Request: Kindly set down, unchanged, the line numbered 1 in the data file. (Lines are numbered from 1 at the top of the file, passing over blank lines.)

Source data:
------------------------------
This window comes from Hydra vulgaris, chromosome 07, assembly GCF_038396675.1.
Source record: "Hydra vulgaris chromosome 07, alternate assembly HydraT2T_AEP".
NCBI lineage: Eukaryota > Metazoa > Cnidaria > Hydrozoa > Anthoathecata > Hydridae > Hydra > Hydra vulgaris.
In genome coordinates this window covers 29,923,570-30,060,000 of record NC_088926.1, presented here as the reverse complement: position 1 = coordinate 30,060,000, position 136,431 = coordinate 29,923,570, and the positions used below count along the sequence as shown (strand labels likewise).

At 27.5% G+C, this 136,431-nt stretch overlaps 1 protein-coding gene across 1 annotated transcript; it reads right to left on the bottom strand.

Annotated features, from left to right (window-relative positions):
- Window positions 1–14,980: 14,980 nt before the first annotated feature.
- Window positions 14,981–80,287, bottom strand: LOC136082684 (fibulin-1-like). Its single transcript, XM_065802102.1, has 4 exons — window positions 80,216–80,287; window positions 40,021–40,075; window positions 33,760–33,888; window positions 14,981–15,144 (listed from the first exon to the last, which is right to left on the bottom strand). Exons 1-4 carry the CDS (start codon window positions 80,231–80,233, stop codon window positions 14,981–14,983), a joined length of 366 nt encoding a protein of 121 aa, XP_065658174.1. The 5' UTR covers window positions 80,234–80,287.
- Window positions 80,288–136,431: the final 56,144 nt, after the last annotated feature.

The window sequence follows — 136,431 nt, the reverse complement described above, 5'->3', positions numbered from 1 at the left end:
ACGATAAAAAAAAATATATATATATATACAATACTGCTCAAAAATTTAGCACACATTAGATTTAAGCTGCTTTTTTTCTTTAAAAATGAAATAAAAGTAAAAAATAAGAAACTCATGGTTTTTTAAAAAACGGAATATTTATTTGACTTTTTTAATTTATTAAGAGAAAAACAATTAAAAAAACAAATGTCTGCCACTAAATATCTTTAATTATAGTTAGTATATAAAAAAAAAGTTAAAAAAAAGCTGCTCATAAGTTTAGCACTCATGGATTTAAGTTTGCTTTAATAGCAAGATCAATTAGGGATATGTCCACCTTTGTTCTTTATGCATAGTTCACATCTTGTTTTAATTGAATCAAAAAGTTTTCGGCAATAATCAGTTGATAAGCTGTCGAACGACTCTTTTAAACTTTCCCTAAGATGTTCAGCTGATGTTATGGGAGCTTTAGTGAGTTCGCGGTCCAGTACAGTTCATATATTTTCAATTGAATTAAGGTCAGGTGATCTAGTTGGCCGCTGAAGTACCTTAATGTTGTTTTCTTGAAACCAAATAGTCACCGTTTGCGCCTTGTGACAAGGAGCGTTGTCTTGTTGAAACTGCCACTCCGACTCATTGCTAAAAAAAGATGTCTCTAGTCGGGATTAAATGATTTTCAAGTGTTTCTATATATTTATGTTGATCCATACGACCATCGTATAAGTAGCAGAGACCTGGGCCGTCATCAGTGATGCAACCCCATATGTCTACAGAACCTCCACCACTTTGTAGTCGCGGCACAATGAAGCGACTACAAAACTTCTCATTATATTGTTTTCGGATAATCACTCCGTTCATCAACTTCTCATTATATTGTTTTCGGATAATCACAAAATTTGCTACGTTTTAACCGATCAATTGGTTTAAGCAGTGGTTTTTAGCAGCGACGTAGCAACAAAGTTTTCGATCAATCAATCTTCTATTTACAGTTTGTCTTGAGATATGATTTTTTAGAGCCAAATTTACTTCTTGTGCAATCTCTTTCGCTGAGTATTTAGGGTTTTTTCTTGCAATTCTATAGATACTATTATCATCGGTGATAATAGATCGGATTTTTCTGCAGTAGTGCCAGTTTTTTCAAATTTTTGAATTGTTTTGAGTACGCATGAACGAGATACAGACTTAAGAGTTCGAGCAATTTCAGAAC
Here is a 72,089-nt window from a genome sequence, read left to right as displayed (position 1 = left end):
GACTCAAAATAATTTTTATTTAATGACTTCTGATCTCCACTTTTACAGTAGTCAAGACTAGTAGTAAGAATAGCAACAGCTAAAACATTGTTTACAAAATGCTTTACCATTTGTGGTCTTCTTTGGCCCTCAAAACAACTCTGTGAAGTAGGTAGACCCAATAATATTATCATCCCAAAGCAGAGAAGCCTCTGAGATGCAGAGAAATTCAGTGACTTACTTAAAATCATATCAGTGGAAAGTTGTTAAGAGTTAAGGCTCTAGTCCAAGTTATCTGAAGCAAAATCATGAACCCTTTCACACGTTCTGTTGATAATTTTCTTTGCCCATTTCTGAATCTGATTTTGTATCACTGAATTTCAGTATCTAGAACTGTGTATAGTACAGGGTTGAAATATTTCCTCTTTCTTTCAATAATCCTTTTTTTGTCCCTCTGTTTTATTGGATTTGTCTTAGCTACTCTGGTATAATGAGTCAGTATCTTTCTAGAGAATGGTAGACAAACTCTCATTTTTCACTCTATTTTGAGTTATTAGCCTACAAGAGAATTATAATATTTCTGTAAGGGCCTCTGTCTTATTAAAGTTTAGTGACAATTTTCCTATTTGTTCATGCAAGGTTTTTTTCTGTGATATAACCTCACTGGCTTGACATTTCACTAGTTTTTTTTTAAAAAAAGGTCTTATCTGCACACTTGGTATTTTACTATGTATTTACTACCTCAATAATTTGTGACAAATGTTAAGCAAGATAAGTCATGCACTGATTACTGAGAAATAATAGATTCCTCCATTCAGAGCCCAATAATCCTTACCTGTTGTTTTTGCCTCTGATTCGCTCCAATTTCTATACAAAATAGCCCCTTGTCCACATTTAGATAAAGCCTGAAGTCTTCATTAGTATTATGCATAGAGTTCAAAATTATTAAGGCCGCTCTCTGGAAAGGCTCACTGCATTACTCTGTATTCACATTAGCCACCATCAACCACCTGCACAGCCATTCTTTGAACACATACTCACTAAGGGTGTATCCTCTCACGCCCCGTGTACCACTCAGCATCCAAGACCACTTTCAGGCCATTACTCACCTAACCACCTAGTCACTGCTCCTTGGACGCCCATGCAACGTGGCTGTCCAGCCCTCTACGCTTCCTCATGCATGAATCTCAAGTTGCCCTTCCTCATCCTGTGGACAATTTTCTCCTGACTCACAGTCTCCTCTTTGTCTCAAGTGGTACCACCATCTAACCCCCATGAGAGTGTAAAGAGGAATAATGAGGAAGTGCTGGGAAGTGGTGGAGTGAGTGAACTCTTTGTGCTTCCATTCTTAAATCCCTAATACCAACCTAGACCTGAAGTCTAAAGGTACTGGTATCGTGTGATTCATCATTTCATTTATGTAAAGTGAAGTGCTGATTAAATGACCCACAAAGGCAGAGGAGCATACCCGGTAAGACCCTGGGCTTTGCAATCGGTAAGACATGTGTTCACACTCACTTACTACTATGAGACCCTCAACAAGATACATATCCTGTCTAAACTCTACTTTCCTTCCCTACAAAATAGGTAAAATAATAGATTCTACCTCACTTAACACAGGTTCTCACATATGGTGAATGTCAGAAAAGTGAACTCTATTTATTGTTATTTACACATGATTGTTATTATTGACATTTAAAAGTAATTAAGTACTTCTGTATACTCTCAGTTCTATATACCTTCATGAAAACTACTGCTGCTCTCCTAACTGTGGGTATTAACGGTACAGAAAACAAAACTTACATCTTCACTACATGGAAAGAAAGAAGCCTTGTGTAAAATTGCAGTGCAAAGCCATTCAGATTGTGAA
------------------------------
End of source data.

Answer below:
This window comes from Hydra vulgaris, chromosome 07, assembly GCF_038396675.1.